Recently by Mark R. Crovelli: How Iran Could Whip the United States and Israel Without Firing a Single Shot
My inbox over the past few days has been absolutely inundated with emails from people from all over the world who took time out of their busy lives to denounce me as "crazy," "delusional," and, my personal favorite, "smoking the good stuff." What got so many people fired up and so eager to diagnose my mental health was my article "How Iran Could Whip the U.S. and Israel without Firing a Single Shot." In that article I made the suggestion that the Iranians have the ability to avoid conflict with the U.S. and Israel by doing exactly what is demanded of them. Instead of allowing themselves to be dragged into a bloody war with two of the most powerful nations in the history of the world, I suggested that the Iranians hold a trump card that will allow them to escape that outcome by abandoning their nuclear program in toto. This suggestion, according to many people who wrote to me, is a sign that I have fallen off my rocker.
Before anyone runs out to secure a court order to have me committed (or drug tested), allow me to make some additional observations in defense of my argument.
The first thing that I would note is that my argument is really just a different way of saying that the Iranian government can and will try to avoid a brutal and bloody war with two of the most heavily armed countries in the history of the world. Duh. They will try to avoid this outcome not because they particularly care about the wellbeing of their citizens, (of course they don't, they're politicians after all), but because they are acutely aware that wars with the United States eventually result in "regime change." Two of their neighboring governments were overthrown by the U.S. military in just the last ten years, despite the fact that those governments had nothing to do with 9-11 and did not attack the United States, and they just watched the U.S. help to overthrow the Libyan government. Surely the Iranian government is aware that war with the U.S. and Israel will produce a similar outcome for themselves. If they are foolish enough to allow a war to develop, they would have to assume that would meet a fate similar to Saddam Hussein or Mullah Omar.
While obvious, this point is critical for understanding why the Iranian government could eventually scuttle its nuclear program and secure peace. Many people, for example, wrote to me with doubts that the Iranian government would ever be willing to "lose face" with their own people by dismantling its nuclear program. What these people fail to consider, however, is that the Iranian government has to consider not only the disposition of its citizens, but also what is likely to happen if they allow a war to develop with the U.S. Losing face with one's own citizens is usually a bad thing for a politician, but when the alternative is getting overthrown by a powerful foreign military and being executed like a dog in the street, losing face doesn't look nearly such a bad alternative.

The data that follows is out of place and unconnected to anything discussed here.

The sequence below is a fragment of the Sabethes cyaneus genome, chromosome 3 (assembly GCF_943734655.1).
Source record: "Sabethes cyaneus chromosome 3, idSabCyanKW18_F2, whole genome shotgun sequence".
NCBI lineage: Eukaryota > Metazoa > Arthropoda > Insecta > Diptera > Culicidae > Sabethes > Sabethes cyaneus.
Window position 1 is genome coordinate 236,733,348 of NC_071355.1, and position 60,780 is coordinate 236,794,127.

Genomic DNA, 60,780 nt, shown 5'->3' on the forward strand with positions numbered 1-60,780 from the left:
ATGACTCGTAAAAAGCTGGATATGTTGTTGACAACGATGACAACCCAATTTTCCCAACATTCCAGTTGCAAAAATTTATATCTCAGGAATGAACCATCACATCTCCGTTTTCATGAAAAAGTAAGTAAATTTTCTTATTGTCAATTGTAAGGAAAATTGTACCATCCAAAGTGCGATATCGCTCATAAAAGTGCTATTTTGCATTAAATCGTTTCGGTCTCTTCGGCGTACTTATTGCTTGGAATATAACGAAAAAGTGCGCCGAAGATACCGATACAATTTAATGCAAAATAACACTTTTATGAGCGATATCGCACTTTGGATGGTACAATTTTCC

It is not clear, by the way, that the Iranian government would lose face by scuttling its nuclear program. After all, as I noted in my previous article, the Iranian government has surely made the Iranian people aware that even the American intelligence agencies and the IAEA agree that it is not developing nuclear weapons, which means that the Iranian people are no doubt aware that the U.S. and Israel are provoking Iran for reasons unrelated to nuclear weapons or nuclear power. To save face, the Iranian government need only say to the Iranian people "Look, these guys are trying to do to us what they did to Iraq, and we are going to do everything we can to avoid foreign occupation. If that means scuttling our nuclear program, so be it, because foreign occupation by the lawless and brutal Americans is worse than almost anything." The hordes of Iraqi refugees, orphans and widows in Iran would no doubt testify to the truth of this statement, in case the there are any Iranians who are stupid and chauvinistic enough to want to fight the Americans in order to "save face."
Some of my critics argued that even if the Iranian government was to scuttle its nuclear program completely, it would still face bombing or invasion, and they pointed to Iraq and Libya as examples. What these critics fail to notice is that "appeasement," to use their pejorative word, did in fact work for Libya. When Gaddafi scuttled his own nuclear program the U.S. sponsored sanctions on Libya were lifted! Of course the U.S. eventually took advantage of Gaddafi's weakness and intervened after he lost control of "his" people, but that was eight years after the UN lifted sanctions on Libya. If Iran can buy eight years of sanction-free détente by scuttling their nuclear program today, do you really doubt that they would seize the opportunity? Is their civilian and medical nuclear program so vital to their existence that they can afford to jeopardize their entire economy, including the solvency of their central bank, in the naïve hope that the Americans and Israelis will leave them alone? Who's being crazy now?